By Andrea Plaid
On my Twitter Bucket List–stuff that I want to do with some of the incredible people I follow on it before I die–a couple of things I wanted to do are get on the bumper cars with historian Blair L.M. Kelley and do brunch with a couple of other women I admired. Professor Kelley responded:
“Hey, I want brunch, too!;)”
It is this brunch/bumper car combo that get the good professor the loved-up for the week. OK, not just those things…
Professor Kelley, like her best friend, Dr. Melissa Harris-Perry, took to the ‘net to think out loud with larger communities outside of the classrooms of North Carolina State University, be they on her own blog, on Blacking It Up, or in Twitterville. Encouraged by colleague Dr. Marc Lamont Hill, her moving her teaching to the online streets, she recollects, was actually frowned upon by her professional circles…at first:
When I first started blogging, I think it was Marc [Lamont Hill] who was one of the first people to ask me to blog before I got tenure. And I said no because I knew how it would be received…and my colleagues hate my Twitter feed, they hate what I do in terms of [sic] the value of discussion. Then I got on Keith Olbermann, and then they were all like [in perky voice],”What’s this Twitter?”
While doing this work in these larger communities–which includes posts for Salon. com and The Grio–she also wrote the book, Right to Ride, about the history of Black people’s activism in the US between what she calls “the great movements towards change,” Reconstruction and the Civil Rights Movement:
[A]s an undergrad [at the University of Virginia], I thought, “Well, OK, that’s nice, but what happened in between? Did those people just not care about their circumstances? Or, do we just not know what happened? Or, was it because they weren’t successful? Or, because we don’t remember?” It’s been sort of these fundamental questions that I’ve had in the back of my mind as a student going through school, and as I read more, I became more interested in the turn of the century and the Plessy [v. Ferguson] case. (Source)
What did she find out in her research?
It was a difficult time period to write about because it was so serious and so awful as a lived experience. It was the age of lynching and such extreme racial violence—so much so that none of us could imagine walking outside of our homes or offices and seeing someone hanging in a tree. But the people I write about did and could and had to prepare themselves [for] that. It’s sad, but at the same time, [there are] people that you can really truly admire for trying to make change. And it gives us courage about our own times. If you want to see change happen, at least we’re not in the most horrible circumstances. They achieved, and they accomplished, and they were fighting on anyway. That’s inspiration, even though it doesn’t look like a traditional inspiration.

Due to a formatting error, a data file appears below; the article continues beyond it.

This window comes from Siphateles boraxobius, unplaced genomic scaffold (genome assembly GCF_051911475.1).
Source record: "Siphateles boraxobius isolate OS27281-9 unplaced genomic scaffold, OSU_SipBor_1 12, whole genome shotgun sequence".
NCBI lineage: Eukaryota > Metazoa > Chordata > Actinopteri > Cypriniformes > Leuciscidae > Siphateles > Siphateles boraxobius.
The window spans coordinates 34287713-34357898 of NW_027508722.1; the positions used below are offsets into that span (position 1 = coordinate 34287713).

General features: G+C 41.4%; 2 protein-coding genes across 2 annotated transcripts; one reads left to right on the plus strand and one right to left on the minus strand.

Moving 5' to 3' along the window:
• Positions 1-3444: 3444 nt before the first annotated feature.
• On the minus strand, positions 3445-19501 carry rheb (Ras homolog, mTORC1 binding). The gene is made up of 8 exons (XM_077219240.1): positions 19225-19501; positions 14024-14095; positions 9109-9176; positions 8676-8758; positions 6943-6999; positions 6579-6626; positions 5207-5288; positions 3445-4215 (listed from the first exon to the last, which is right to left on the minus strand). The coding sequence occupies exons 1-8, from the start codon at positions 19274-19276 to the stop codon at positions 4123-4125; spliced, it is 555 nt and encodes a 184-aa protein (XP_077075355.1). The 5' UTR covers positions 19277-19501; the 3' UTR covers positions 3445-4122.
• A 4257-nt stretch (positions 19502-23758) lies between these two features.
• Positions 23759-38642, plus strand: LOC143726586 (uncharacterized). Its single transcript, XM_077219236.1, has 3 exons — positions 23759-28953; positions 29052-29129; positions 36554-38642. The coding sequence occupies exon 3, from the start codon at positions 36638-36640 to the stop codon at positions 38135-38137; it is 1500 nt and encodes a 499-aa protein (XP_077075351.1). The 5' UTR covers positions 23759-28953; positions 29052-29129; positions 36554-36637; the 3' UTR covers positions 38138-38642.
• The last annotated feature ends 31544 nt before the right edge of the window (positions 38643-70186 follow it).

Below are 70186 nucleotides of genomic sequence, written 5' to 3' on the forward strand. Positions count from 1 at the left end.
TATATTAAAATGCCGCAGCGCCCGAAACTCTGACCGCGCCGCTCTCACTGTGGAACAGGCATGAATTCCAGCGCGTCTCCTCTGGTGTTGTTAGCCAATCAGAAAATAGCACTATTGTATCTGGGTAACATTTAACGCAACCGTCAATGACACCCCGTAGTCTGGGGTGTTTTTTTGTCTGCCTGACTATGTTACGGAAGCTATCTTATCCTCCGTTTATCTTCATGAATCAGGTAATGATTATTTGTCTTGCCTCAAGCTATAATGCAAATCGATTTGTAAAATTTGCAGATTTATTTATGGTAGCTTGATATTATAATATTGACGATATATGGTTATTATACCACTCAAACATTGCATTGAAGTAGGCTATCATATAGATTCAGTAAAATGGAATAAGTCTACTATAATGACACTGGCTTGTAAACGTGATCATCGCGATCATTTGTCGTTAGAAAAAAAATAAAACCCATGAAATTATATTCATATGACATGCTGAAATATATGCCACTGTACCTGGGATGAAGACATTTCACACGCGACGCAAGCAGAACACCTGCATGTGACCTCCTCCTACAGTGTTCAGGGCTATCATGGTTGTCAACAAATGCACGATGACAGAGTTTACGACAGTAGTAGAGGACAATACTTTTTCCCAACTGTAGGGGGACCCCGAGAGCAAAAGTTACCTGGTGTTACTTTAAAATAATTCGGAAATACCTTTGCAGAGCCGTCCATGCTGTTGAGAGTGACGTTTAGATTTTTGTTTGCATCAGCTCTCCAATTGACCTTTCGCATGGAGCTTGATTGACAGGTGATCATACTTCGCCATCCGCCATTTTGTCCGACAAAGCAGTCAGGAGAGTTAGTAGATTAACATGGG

Seeing the behind the scenes organizing with the Plessy case was one of the things that really caught me by surprise. The degree to which this is a contested community-based argument ends up being so iconic in the law and a really rich story behind the scenes. That was very exciting to find. There were figures [involved], particularly black women, who most people have never heard of. There were women like Elizabeth Jennings, who basically was the Rosa Parks of her time. Another person who hasn’t been talked about was Magdalena Walker in Richmond, Va. Many people knew because of her very successful bank—a black-owned bank during that time period—that still exists today. She was also an activist, and discovering that side of her was really exciting. Another: J. Max Barber, who was a young journalist, became the voice of this entire streetcar boycott movement. Getting to know them was really, really fun. It sort of was [like] resurrecting new stories. (Source)
The good professor was rewarded for this passionate interest in, as some of us Black folks affectionately call our “fictive kin,” The People: She received 2010 Letitia Woods Brown Memorial Book Award from the Association of Black Women Historians for Right To Ride. And her Twitter feed, where we get to see her love for teaching and us people (in the widest, most humanistic sense possible) in real time, got props from For Harriet for being one of the most inspiring Black women on Twitter.
To call Professor Kelley a public intellectual, however, gives her pause. As she said to a academic colleague on said micorblogging site a few days ago:
I hope you know I was critical of the idea of being [sic] a public intellectual. And I’m not an activist. I teach, research, and write black history to as many audiences as I can. [A]nd I damn sure don’t have a publicist. I couldn’t pay them if I did. I’m here for the love of what I do…
And we at the R love her for loving what she does and does well. And the fact that she’s down with brunch and bumper cars makes her extra crush-worthy.